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Suppose that $p$ is a prime with $p \equiv 7 \pmod 8$. If $t = \frac{p - 1}{2}$ , prove that $$2^t \equiv 1 \pmod p.$$

Any hints will be appreciated. Thanks so much.

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    $\begingroup$ Well, $2^{p-1} \equiv 1$ mod $p$ by Fermat's little theorem, so $2^t$ is congruent to either $1$ or $-1$. $\endgroup$ – D_S Oct 30 '16 at 4:30
  • $\begingroup$ Why is that the case? $\endgroup$ – PropositionX Oct 30 '16 at 4:34
  • $\begingroup$ If $x^2 \equiv 1 \pmod{p}$, then $(x-1)(x+1) \equiv 0$, so $p$, being prime, divides either $x-1$ or $x+1$. That's the same as saying that $x$ is congruent to $\pm 1$. $\endgroup$ – D_S Oct 30 '16 at 4:35
  • $\begingroup$ Sorry I still do not understand why that is related to this problem. $\endgroup$ – PropositionX Oct 30 '16 at 4:42
  • $\begingroup$ I haven't solved this problem yet, but I'm just saying that whatever $2^t$ is modulo $p$, you can narrow it down to two possibilities: what you want, and $-1$. $\endgroup$ – D_S Oct 30 '16 at 4:47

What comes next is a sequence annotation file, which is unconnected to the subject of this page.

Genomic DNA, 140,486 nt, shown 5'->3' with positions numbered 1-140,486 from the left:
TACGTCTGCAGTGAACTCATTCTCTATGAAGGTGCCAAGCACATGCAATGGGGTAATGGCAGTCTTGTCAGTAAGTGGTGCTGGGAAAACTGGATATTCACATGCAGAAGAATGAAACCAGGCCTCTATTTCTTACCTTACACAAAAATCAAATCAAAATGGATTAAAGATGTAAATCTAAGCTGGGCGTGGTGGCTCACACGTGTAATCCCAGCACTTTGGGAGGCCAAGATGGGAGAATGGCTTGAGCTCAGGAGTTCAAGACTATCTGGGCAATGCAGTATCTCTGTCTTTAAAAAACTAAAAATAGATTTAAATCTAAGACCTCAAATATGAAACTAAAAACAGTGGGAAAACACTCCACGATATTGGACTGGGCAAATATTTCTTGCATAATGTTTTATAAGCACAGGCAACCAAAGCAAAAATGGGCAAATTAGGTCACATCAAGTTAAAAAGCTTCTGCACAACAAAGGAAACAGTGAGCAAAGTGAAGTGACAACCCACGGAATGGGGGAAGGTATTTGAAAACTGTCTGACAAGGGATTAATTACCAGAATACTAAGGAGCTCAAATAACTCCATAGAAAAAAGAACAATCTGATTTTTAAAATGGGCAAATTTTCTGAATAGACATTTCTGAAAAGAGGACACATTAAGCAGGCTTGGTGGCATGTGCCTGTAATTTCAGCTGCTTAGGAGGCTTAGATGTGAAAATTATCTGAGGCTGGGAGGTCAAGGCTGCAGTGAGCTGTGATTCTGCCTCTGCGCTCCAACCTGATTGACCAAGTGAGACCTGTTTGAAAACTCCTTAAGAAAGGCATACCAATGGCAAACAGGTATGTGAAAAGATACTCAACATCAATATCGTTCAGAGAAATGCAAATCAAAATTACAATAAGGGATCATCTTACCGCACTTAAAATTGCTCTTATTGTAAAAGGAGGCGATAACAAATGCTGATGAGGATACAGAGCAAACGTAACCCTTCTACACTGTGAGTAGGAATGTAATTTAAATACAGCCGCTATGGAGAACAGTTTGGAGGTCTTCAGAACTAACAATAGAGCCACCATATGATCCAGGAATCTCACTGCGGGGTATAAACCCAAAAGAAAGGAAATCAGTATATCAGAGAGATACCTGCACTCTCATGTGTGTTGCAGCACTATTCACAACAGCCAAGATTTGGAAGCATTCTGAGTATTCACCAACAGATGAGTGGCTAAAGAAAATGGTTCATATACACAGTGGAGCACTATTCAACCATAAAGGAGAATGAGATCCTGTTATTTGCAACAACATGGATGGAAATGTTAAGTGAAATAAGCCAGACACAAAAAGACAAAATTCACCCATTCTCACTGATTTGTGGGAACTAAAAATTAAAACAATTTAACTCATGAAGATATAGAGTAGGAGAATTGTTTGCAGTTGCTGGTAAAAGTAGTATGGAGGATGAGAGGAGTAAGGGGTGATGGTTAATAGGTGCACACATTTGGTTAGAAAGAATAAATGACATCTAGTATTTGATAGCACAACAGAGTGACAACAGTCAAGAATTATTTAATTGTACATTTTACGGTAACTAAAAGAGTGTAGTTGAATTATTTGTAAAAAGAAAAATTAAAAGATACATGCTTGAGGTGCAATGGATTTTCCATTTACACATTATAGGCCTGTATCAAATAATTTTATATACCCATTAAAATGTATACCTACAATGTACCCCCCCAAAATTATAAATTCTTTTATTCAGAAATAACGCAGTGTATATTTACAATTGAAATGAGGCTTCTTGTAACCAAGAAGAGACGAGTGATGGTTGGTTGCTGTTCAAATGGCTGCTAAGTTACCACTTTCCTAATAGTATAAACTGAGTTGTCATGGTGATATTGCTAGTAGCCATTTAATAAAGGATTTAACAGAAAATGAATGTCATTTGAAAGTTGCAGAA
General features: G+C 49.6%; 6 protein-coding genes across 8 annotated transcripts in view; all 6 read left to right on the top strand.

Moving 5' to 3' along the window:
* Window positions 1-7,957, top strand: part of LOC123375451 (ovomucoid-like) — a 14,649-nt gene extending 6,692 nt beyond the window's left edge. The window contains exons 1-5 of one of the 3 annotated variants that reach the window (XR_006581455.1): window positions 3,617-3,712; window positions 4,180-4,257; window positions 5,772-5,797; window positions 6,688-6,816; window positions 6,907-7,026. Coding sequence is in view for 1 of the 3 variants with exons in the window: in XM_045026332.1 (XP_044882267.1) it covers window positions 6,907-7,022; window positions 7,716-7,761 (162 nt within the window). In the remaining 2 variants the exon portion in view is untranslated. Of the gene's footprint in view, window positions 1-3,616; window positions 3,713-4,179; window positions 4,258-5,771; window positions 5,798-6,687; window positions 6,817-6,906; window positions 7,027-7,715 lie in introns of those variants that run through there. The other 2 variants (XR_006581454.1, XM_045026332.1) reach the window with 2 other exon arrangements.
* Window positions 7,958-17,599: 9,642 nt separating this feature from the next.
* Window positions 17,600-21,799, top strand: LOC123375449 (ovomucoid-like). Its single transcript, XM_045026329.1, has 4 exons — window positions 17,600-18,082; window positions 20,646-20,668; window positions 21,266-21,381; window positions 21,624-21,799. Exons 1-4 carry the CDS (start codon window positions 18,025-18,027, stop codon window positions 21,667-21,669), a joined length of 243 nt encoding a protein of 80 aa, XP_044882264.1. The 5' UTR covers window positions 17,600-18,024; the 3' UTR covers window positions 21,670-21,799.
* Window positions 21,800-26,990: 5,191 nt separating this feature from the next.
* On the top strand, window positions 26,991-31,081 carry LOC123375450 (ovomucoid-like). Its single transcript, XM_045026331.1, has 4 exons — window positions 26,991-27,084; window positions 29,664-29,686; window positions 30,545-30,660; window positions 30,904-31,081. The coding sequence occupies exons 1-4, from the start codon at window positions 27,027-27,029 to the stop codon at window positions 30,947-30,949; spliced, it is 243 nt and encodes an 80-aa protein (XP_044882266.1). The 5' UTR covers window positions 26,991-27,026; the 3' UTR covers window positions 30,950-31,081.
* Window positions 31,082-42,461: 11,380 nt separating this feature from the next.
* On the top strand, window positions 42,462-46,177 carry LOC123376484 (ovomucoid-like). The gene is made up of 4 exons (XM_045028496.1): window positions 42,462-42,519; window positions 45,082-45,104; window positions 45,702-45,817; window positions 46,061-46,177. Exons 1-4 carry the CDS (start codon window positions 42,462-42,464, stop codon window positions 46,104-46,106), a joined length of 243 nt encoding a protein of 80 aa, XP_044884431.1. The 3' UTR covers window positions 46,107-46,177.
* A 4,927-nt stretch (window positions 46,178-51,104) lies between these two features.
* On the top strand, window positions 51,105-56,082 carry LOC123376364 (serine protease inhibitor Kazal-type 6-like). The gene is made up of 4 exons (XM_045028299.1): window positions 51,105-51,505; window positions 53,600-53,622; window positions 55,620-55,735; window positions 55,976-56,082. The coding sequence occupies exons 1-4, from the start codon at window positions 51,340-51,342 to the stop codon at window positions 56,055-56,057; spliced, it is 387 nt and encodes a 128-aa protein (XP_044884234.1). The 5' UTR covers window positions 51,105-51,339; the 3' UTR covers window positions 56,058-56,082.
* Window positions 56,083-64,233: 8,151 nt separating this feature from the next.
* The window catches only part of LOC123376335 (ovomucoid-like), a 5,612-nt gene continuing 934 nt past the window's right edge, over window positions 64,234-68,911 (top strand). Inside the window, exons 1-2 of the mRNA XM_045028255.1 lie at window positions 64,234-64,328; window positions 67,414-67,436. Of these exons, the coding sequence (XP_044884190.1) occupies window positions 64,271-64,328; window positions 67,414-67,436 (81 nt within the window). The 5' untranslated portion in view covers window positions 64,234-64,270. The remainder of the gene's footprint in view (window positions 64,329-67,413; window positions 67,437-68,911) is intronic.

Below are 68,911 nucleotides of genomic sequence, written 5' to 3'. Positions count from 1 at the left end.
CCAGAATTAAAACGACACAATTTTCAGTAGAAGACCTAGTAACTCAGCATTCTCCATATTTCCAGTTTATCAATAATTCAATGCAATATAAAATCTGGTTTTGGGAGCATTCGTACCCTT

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Obviously $p$ is odd.

It is well known that $$\left(\dfrac 2p\right)=(-1)^{\frac{p^2-1}{8}}$$ where $\left(\dfrac ap\right)$ is the Legendre's symbol.

On the other hand $$p=8m+7\Rightarrow p^2-1=64m^2+112m+48\Rightarrow\frac{p^2-1}{8}=8m^2+14m+6\in 2\Bbb Z$$

It follows (because $\frac{p^2-1}{8}$ is even) $$\left(\dfrac 2p\right)= 1$$ which means that $2$ is a square modulo $p$.

Thus $$\left(2\right)^{\frac{p-1}{2}}=\left(x^2\right)^{\frac{p-1}{2}}=x^{p-1}\equiv 1\pmod p$$

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Let $\alpha$ denote a primitive $8$th root of unity in an algebraic closure of $\mathbb F_p$. The element $y=\alpha+\alpha^{-1}$ verifies $y^2=2$ for $y^4=-1$ hence $\alpha^2+\alpha^{-2}=0$. Consequently, $2^{(p-1)/2}=y^{p-1}$. Note also that $y^p=\alpha^p+\alpha^{-p}$. If $p\equiv -1\pmod 8$ then $y^p=y$, hence $2^{(p-1)/2}=y^{p-1}=1$.

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